Extracellular polymeric substances (EPS) of microbial aggregates in biological wastewater treatment systems: a review.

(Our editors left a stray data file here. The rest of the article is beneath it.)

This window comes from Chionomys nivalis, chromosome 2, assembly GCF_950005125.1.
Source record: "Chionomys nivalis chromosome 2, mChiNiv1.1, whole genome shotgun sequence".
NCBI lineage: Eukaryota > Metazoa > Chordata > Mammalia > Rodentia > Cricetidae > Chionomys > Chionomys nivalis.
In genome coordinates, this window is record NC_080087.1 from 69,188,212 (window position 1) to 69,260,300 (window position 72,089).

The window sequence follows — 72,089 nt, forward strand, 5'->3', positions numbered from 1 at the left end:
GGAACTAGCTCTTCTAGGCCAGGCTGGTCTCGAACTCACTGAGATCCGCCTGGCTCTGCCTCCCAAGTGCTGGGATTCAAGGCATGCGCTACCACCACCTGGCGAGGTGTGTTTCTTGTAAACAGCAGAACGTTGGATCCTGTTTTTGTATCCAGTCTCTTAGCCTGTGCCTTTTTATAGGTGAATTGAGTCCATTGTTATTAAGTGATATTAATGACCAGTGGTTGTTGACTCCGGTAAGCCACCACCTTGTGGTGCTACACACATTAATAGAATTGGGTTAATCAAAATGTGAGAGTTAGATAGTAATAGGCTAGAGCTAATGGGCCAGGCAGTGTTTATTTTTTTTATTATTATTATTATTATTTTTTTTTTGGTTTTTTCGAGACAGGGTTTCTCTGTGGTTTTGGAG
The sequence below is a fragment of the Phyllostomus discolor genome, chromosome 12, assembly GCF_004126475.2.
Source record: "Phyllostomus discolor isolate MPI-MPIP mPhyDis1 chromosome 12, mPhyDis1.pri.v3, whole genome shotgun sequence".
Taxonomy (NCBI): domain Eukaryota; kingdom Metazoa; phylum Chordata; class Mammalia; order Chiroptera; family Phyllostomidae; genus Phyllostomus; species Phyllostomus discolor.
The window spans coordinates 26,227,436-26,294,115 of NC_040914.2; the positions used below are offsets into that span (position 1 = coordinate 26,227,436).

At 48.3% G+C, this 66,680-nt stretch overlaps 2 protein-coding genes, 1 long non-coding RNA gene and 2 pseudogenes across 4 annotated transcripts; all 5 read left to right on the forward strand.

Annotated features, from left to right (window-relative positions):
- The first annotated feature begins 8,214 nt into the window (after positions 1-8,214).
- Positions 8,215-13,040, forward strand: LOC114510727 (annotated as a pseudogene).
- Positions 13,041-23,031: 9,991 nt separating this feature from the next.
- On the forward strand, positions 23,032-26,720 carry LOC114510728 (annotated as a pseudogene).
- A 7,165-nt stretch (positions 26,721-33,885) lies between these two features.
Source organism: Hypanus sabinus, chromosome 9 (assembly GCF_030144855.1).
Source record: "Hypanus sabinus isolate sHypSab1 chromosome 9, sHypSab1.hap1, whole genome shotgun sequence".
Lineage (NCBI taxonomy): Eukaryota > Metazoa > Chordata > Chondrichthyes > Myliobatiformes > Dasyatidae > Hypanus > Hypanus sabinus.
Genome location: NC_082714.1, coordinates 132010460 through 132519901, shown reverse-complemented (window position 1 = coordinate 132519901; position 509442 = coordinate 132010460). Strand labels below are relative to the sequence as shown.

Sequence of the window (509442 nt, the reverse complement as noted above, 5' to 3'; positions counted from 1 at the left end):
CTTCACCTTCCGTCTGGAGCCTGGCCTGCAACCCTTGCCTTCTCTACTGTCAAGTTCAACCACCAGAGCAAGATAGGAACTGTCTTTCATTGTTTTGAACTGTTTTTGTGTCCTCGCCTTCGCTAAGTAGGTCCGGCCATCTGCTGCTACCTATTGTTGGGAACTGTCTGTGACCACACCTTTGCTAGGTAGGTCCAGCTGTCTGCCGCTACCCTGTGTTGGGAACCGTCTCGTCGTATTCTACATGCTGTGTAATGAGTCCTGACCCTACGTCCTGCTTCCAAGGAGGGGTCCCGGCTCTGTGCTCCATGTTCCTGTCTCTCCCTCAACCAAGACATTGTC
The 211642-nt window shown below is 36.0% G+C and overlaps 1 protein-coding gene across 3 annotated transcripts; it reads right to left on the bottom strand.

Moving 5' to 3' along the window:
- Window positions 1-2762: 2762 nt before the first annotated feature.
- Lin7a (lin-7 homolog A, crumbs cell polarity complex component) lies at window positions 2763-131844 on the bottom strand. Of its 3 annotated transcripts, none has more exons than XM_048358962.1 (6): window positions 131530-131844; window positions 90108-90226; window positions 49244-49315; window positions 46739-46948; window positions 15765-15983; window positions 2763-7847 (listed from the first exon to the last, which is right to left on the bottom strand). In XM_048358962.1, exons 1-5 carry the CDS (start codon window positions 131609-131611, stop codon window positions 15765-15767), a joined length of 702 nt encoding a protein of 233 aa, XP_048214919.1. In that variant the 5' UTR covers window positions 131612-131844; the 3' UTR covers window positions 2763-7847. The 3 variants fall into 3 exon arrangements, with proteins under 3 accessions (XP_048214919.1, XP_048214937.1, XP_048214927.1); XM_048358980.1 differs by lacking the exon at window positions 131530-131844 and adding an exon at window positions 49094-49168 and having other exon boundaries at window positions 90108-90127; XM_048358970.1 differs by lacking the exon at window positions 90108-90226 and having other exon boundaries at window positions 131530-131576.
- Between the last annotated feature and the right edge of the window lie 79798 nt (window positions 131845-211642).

The extracellular polymeric substances (EPS) extracted from four anaerobic granular sludges contain an important mineral fraction (20-77% of the EPS dry weight). The composition of the mineral fraction of EPS depends strongly of the extraction method applied and to a lesser extend of the origin of the anaerobic sludge. Centrifugation, sonication, and heating extraction procedures yield a similar mineral composition. However, extraction using a cationic exchange resin (CER) leads to an increase of the Na(+) content in the EPS extract because the CER promotes an exchange of divalent and trivalent inorganic elements in the EPS extracts toward Na(+). Chemical extraction protocols were also shown to contaminate the EPS extracts by impurities or carry over of the extractant itself (e.g., ethanol). A part of the mineral fraction is bound to the EPS organic matter and structures the EPS matrix in the granules. Scanning electron microscopic analysis (SEM-EDX) showed that, in addition, solid particles such as CaCO(3) and Ca(5)OH(PO(4))(3) containing various metallic elements (i.e., Al, Fe, Cu, Mn...) are present in the EPS as well. This inorganic fraction, too often neglected in EPS studies, can influence the physicochemical properties of EPS.